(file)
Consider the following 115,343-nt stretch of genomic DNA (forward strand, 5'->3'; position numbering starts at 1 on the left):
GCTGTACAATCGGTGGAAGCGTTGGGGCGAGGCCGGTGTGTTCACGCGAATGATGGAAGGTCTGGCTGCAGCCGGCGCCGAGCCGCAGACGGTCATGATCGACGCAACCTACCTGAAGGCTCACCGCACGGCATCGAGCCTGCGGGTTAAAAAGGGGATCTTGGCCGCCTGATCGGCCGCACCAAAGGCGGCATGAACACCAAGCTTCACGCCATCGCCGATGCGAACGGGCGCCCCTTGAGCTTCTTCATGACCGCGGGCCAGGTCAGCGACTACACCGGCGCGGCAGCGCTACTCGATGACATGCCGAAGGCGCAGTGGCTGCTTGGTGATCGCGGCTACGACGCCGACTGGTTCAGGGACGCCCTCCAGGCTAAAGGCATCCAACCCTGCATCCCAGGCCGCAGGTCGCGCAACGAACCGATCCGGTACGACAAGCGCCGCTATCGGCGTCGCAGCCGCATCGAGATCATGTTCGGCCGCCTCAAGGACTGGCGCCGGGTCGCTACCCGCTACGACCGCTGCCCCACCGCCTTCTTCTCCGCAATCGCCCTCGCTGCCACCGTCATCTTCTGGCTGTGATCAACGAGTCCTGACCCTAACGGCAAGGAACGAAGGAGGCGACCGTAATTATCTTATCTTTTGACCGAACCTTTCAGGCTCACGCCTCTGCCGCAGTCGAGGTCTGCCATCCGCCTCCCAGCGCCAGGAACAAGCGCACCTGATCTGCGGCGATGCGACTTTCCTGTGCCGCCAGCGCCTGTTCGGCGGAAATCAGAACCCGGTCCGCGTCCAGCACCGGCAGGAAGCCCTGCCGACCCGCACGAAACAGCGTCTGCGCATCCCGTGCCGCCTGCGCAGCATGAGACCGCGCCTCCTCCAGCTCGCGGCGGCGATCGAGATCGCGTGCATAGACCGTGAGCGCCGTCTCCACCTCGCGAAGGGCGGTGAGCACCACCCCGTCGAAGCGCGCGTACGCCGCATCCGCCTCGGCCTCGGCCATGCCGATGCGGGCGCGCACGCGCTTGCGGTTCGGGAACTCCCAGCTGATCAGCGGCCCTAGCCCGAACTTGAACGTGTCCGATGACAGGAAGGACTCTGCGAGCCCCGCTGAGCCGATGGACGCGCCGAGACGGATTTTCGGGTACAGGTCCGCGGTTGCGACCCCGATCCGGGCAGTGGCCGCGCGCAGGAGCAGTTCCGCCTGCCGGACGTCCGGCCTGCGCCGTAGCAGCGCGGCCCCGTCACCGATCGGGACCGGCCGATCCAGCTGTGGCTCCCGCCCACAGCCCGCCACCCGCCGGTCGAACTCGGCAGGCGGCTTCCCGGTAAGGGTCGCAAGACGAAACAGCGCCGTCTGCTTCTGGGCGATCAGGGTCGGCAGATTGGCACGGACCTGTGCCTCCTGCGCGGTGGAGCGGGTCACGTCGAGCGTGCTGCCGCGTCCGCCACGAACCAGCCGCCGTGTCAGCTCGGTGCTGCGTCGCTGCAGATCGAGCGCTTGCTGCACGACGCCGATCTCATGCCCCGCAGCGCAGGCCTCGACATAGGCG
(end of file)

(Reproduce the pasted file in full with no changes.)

Consider the following 115,343-nt stretch of genomic DNA (forward strand, 5'->3'; position numbering starts at 1 on the left):
GCTGTACAATCGGTGGAAGCGTTGGGGCGAGGCCGGTGTGTTCACGCGAATGATGGAAGGTCTGGCTGCAGCCGGCGCCGAGCCGCAGACGGTCATGATCGACGCAACCTACCTGAAGGCTCACCGCACGGCATCGAGCCTGCGGGTTAAAAAGGGGATCTTGGCCGCCTGATCGGCCGCACCAAAGGCGGCATGAACACCAAGCTTCACGCCATCGCCGATGCGAACGGGCGCCCCTTGAGCTTCTTCATGACCGCGGGCCAGGTCAGCGACTACACCGGCGCGGCAGCGCTACTCGATGACATGCCGAAGGCGCAGTGGCTGCTTGGTGATCGCGGCTACGACGCCGACTGGTTCAGGGACGCCCTCCAGGCTAAAGGCATCCAACCCTGCATCCCAGGCCGCAGGTCGCGCAACGAACCGATCCGGTACGACAAGCGCCGCTATCGGCGTCGCAGCCGCATCGAGATCATGTTCGGCCGCCTCAAGGACTGGCGCCGGGTCGCTACCCGCTACGACCGCTGCCCCACCGCCTTCTTCTCCGCAATCGCCCTCGCTGCCACCGTCATCTTCTGGCTGTGATCAACGAGTCCTGACCCTAACGGCAAGGAACGAAGGAGGCGACCGTAATTATCTTATCTTTTGACCGAACCTTTCAGGCTCACGCCTCTGCCGCAGTCGAGGTCTGCCATCCGCCTCCCAGCGCCAGGAACAAGCGCACCTGATCTGCGGCGATGCGACTTTCCTGTGCCGCCAGCGCCTGTTCGGCGGAAATCAGAACCCGGTCCGCGTCCAGCACCGGCAGGAAGCCCTGCCGACCCGCACGAAACAGCGTCTGCGCATCCCGTGCCGCCTGCGCAGCATGAGACCGCGCCTCCTCCAGCTCGCGGCGGCGATCGAGATCGCGTGCATAGACCGTGAGCGCCGTCTCCACCTCGCGAAGGGCGGTGAGCACCACCCCGTCGAAGCGCGCGTACGCCGCATCCGCCTCGGCCTCGGCCATGCCGATGCGGGCGCGCACGCGCTTGCGGTTCGGGAACTCCCAGCTGATCAGCGGCCCTAGCCCGAACTTGAACGTGTCCGATGACAGGAAGGACTCTGCGAGCCCCGCTGAGCCGATGGACGCGCCGAGACGGATTTTCGGGTACAGGTCCGCGGTTGCGACCCCGATCCGGGCAGTGGCCGCGCGCAGGAGCAGTTCCGCCTGCCGGACGTCCGGCCTGCGCCGTAGCAGCGCGGCCCCGTCACCGATCGGGACCGGCCGATCCAGCTGTGGCTCCCGCCCACAGCCCGCCACCCGCCGGTCGAACTCGGCAGGCGGCTTCCCGGTAAGGGTCGCAAGACGAAACAGCGCCGTCTGCTTCTGGGCGATCAGGGTCGGCAGATTGGCACGGACCTGTGCCTCCTGCGCGGTGGAGCGGGTCACGTCGAGCGTGCTGCCGCGTCCGCCACGAACCAGCCGCCGTGTCAGCTCGGTGCTGCGTCGCTGCAGATCGAGCGCTTGCTGCACGACGCCGATCTCATGCCCCGCAGCGCAGGCCTCGACATAGGCG